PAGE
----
The impact of lemborexant treatment on insomnia disease severity: results from a pooled analysis of two phase 3 studies

Document Type

Conference Proceeding

Publication Date


Publication Title

Sleep Med


Introduction: In clinical trials, polysomnographic and patient assessments of sleep onset and/or sleep maintenance relative to placebo (PBO) are generally used to evaluate the effectiveness of treatments for insomnia. An efficacious treatment should decrease insomnia disease severity, as measurable by the Insomnia Severity Index (ISI). Treatment with lemborexant (LEM) has demonstrated statistically significant benefits on sleep diary-based sleep onset latency and sleep maintenance variables at two doses (LEM 5 mg [LEM5]; LEM 10 mg [LEM10]) versus PBO in two Phase 3 studies. Here we present the results of a pooled analysis of the ISI from these 2 clinical studies after one month of treatment. Materials and methods: SUNRISE-1 was a 1-month, blinded, PBO- and active-controlled (zolpidem extended release [ZOL]; results not reported here), parallel-group study that randomized 1006 female and male subjects aged ≥55y with insomnia disorder, with baseline ISI total score (TS) ≥13 after PBO run-in. Subjects were randomized to PBO, ZOL, LEM5, or LEM10. SUNRISE-2 was a 12-month PBO-controlled (first 6 months), double-blind, parallel-group study that randomized 949 female and male subjects (full analysis set) aged ≥18y with insomnia disorder, with baseline ISI TS ≥15 after PBO run-in. Here we present pooled ISI TS data from both studies collected at baseline and the end of Month 1. Changes from baseline were analyzed by an analysis of covariance model, with baseline ISI TS as a covariate, and region, age group, and study as factors. Responder rates were analyzed by Cochran-Mantel-Haenszel test stratified by study, region and age group. Results: Mean baseline ISI TS for the pooled PBO (n=527), LEM5 (n=582), and LEM10 (n=584) treatment groups was 19.2, 19.3 and 19.0, respectively. For all treatment groups, mean ISI TS decreased at Month 1 relative to baseline. Decreases were significantly larger for the LEM5 and LEM10 groups versus the PBO group (LSM treatment difference: LEM5 -1.67, LEM10 -1.94; both P< 0.0001). The percentage of subjects whose ISI TS decreased by ≥7 points (considered a clinically meaningful change) was 33.6% in the PBO group versus 47.3% and 47.8% in the LEM5 and LEM10 groups, respectively. The percentage of subjects whose ISI TS was < 10 points at Month 1 (defined as the threshold for clinical insomnia) was 20.3% in the PBO group versus 33.0% and 33.4% in the LEM5 and LEM10 groups, respectively. These differences versus PBO were statistically significant (P< 0.0001). Lemborexant was well tolerated in both studies. Most treatment-emergent adverse events were mild to moderate. Conclusions: The severity of insomnia symptoms was significantly decreased in subjects treated with LEM. Additionally, in approximately 1/3 of LEM-treated subjects, ISI TS was reduced below the threshold for clinically important insomnia. Acknowledgements: Supported by Eisai Inc. and Purdue.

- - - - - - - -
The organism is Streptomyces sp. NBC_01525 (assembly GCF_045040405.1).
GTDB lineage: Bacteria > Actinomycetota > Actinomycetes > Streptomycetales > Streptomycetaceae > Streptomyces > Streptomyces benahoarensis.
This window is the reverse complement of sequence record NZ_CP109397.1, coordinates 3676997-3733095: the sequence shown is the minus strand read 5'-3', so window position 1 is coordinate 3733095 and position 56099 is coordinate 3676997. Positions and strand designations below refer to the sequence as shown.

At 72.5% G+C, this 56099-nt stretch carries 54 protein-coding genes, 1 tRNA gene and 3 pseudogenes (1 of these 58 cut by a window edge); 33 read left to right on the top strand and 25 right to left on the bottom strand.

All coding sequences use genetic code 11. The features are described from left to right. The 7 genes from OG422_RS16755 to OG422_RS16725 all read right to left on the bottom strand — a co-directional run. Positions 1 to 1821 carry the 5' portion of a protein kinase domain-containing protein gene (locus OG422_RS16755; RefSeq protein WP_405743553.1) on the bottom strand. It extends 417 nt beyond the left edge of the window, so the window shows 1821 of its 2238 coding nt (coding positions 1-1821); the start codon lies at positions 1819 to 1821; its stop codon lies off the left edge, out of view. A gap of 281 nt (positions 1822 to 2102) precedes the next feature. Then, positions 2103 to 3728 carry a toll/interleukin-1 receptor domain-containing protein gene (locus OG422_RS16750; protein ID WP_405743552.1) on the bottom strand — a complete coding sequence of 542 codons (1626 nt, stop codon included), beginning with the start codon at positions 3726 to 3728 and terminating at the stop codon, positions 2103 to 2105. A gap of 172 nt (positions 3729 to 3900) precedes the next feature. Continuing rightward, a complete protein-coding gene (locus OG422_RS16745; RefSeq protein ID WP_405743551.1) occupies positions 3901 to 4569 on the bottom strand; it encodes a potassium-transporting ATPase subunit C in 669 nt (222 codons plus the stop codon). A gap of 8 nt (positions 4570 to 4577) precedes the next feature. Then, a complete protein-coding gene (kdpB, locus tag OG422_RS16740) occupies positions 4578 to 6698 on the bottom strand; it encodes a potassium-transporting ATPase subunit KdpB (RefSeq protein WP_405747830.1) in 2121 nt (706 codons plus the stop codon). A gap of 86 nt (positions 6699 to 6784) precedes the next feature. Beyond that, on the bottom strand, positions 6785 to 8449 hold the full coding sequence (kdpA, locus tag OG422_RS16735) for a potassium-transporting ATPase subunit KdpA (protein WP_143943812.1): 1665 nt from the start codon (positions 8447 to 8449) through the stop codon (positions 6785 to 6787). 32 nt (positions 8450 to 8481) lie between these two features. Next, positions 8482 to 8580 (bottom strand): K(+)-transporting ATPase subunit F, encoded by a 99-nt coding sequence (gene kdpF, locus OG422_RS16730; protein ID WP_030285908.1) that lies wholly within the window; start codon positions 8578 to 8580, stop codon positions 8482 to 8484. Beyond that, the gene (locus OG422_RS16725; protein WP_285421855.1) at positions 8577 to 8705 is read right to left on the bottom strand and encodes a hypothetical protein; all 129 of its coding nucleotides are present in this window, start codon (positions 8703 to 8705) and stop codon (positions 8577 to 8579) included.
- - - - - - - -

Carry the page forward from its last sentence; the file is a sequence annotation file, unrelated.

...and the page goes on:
First Page


Last Page


This document is currently not available here.